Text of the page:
The building at 21-23 Colony Street in Meriden was erected in 1877 as a Y.M.C.A. The rear of the structure has a mansard roof and the front facade once had one as well, but the building was altered c. 1920 after the Y.M.C.A. moved to a new building on West Main Street. At that time the building was converted to commercial use with a new facade in the Neoclassical style.
The handsome and commodious new building is now ready for occupancy, and it has been built almost solely through the untiring energy and exertions of the president of the association, Mr. W. E. Benham. He has never faltered since he took the matter in hand, but has kept on through difficulties and discouragements which few other men would have surmounted. The association now has one of the handsomest buildings of the kind in the state. Its large and pleasant reading rooms, its gymnasium, and the pleasant parlors will furnish places of resort which cannot fail of doing much good, and Mr. Benham can certainly reflect with great satisfaction upon the good work he has accomplished.
According to The Life and Writings of W. E. Benham (1882):
Its whole internal arrangements are found to have been wisely planned for the accomplishment of its benevolent purposes. It is said to be the most elegant and best built building in Meriden, is admired by all, subscribers and citizens generally, as the right building in the right place, an attractive, convenient center, in which the public, especially young men, in large numbers, delight to resort and pleasantly improve their leisure hours in intellectual, physical, social, moral and religious culture, where, away from the evil, all the surrounding influences are good and elevating. It is estimated’that between 1,000 and 2,000 persons average daily to enter this building, for the various purposes of water, baths, hair-dressing, food, clothing, reading, singing, gymnastics, writing, arithmetic, lectures, concerts, mission schools, lyceums, religious and other meetings. In short, it is an inestimably important building for the moral welfare of Meriden, and could not be spared without an irreparable loss.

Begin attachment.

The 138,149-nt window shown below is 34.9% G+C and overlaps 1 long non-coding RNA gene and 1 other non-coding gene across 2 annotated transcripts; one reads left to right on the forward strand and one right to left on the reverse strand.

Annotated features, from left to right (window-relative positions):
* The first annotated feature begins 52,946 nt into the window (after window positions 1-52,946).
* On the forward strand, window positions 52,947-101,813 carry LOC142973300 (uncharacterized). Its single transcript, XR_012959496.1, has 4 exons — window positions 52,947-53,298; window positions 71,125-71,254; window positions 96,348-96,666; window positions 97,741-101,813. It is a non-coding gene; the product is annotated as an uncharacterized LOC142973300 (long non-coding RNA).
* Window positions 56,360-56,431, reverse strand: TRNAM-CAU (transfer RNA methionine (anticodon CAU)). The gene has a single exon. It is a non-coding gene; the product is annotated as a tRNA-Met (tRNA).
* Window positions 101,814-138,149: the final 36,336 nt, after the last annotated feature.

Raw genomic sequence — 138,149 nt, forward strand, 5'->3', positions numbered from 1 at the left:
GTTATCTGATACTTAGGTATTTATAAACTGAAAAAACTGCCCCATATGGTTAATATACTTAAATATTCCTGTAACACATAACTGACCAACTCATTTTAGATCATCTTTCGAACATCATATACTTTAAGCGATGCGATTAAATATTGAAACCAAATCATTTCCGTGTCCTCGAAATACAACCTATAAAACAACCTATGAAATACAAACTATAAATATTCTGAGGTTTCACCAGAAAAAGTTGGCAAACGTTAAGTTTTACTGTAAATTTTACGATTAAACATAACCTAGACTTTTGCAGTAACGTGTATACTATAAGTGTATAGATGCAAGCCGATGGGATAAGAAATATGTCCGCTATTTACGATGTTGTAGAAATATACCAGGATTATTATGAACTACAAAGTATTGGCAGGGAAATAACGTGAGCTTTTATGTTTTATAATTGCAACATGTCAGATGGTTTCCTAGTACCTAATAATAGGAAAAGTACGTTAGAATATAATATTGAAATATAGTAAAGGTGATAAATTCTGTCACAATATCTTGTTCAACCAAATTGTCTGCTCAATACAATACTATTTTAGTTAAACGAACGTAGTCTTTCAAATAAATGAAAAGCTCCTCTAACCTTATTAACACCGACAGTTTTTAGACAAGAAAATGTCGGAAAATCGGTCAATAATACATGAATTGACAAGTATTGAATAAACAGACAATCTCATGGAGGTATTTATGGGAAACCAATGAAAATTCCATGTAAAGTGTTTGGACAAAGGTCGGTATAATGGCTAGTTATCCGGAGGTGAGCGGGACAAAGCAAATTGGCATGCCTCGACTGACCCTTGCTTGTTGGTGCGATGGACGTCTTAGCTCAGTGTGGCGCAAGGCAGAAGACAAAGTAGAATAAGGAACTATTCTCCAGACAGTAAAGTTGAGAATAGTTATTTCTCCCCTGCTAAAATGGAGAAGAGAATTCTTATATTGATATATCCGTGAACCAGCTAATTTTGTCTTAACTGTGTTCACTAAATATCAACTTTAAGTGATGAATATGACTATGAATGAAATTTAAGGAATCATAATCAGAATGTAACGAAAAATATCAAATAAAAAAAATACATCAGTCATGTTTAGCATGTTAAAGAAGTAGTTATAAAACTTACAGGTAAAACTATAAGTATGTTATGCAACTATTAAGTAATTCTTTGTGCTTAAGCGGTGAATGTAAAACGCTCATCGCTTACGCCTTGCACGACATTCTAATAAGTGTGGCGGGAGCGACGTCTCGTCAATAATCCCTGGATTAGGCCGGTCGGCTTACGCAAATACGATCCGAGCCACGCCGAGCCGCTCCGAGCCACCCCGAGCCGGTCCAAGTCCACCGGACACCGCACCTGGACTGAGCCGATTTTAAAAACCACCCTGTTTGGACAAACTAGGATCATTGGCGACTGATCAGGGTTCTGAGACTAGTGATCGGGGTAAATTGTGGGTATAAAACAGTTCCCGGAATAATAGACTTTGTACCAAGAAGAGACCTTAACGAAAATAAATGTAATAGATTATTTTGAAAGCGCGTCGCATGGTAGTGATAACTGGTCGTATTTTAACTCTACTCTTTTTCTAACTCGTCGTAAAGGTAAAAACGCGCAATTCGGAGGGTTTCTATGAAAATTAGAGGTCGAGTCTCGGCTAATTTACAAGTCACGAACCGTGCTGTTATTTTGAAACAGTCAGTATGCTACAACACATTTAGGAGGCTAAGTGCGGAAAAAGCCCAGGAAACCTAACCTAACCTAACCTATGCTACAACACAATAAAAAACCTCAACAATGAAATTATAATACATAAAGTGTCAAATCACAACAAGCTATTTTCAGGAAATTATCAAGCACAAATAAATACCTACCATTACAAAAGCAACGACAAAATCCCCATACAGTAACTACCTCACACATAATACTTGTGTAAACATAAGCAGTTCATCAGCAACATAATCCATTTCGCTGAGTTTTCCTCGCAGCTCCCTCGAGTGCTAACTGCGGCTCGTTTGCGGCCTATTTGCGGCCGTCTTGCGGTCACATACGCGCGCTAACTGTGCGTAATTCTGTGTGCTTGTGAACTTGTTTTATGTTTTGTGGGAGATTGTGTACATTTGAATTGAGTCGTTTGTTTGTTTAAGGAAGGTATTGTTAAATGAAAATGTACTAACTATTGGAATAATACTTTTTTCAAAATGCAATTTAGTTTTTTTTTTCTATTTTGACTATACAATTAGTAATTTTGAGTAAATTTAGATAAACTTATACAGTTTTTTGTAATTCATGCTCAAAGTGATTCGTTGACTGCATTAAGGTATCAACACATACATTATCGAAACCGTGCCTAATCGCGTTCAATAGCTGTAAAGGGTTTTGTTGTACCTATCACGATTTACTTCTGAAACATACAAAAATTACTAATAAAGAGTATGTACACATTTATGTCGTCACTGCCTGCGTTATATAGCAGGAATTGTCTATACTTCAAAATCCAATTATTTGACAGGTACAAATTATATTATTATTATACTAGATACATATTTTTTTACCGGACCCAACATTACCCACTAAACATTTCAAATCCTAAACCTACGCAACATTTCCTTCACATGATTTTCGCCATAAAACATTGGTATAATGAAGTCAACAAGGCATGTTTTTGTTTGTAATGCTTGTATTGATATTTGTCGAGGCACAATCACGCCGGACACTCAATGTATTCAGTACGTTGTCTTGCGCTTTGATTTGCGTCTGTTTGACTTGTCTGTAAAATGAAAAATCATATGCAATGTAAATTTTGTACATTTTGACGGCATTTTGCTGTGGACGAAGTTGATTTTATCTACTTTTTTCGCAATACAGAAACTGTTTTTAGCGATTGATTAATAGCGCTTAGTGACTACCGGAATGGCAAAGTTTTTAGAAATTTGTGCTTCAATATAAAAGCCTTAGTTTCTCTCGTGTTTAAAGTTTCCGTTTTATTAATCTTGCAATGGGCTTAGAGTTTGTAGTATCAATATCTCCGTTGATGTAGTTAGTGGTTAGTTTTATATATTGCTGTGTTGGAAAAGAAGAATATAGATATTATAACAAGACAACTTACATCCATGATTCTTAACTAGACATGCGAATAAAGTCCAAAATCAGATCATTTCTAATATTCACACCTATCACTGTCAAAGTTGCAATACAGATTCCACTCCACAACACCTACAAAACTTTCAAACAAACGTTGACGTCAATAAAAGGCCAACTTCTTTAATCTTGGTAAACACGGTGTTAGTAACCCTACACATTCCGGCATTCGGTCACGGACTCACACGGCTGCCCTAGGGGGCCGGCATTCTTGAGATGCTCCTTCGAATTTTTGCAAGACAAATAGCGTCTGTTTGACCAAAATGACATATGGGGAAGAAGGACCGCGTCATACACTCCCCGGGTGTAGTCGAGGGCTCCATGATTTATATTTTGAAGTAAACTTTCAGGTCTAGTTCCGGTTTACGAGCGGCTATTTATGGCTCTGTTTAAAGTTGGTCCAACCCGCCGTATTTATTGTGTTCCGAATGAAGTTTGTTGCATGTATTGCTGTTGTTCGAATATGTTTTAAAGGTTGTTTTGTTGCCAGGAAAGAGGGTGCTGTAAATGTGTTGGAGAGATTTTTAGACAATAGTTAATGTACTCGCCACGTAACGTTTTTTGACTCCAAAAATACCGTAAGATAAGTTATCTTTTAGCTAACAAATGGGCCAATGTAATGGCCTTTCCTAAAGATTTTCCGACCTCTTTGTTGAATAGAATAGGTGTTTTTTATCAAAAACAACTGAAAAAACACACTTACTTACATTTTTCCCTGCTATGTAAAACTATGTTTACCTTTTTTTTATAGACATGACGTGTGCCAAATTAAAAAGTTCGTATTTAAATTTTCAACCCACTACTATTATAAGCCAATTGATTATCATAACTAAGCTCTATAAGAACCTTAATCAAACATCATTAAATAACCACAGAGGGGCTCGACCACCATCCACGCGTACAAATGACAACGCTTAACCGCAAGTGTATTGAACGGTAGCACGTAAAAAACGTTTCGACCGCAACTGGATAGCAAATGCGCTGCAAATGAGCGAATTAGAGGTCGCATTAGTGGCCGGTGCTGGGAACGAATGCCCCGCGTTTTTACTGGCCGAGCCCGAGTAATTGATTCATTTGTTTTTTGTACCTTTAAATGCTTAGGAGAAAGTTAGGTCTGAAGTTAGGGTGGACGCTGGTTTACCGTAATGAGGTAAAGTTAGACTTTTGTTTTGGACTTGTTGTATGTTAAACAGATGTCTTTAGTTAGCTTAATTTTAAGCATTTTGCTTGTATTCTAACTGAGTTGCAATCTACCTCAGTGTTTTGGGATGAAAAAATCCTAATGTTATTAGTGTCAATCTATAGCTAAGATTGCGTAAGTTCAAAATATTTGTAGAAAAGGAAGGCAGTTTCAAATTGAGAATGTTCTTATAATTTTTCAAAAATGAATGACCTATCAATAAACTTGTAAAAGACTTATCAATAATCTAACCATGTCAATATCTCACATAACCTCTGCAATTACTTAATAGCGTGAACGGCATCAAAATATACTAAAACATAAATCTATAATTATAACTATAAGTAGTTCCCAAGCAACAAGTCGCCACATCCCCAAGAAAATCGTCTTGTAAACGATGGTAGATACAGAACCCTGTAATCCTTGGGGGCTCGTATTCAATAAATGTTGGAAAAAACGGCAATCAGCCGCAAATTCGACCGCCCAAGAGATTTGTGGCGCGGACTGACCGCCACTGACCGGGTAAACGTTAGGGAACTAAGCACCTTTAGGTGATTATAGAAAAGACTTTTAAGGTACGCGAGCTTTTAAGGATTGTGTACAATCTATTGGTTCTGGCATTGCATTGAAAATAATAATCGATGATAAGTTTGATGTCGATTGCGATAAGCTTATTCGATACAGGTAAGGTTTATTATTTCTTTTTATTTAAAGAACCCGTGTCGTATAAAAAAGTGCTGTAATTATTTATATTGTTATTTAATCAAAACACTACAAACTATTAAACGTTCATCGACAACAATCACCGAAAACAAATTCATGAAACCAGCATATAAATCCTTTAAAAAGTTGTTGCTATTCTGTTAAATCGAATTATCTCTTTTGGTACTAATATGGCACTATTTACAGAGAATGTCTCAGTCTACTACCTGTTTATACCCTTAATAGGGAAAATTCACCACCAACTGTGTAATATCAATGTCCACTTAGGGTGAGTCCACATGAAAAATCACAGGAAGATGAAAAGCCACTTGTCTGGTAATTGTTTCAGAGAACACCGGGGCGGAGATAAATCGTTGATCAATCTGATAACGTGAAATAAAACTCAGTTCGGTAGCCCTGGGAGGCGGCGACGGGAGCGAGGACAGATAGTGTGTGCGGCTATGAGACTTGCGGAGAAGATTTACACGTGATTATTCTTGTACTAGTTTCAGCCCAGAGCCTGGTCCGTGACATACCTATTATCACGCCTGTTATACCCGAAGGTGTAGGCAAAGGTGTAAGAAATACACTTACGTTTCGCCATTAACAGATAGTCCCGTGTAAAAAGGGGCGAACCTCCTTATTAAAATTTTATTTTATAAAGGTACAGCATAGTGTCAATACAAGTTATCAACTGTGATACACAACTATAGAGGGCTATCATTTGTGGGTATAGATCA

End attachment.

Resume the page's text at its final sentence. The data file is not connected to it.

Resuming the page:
The grand High Victorian Gothic-style Humphreys Building is prominently situated at 131-139 Main Street in downtown Seymour. The building was erected in 1891 by Carlos French (1835-1903), a prominent businessman and industrialist in Seymour.
The building at 163-169 Main Street in Seymour was built in 1921 and was originally called the Donavan Building. Its front marquee was added c. 1941 when the Stand Theater opened. It later became a second-run theater and is one of Connecticut’s few remaining single-screen movie houses. Its Art Deco interior was restored in the 1990s. The building is owned by the Knights of Columbus.
The building at 613-617 Main Street in Middletown was built in 1876 as a business venture by Edwin Scranton. The first tenant was John McIndue, who ran a confectionary and ice cream business. Later occupants were a bottling works and a printing company. The building is now home to St. Vincent de Paul Middletown. Founded in 1980 by the Sisters of Mercy and the Catholic Diocese of Norwich, SVDM is a shelter that serves the poor and homeless in greater Middletown.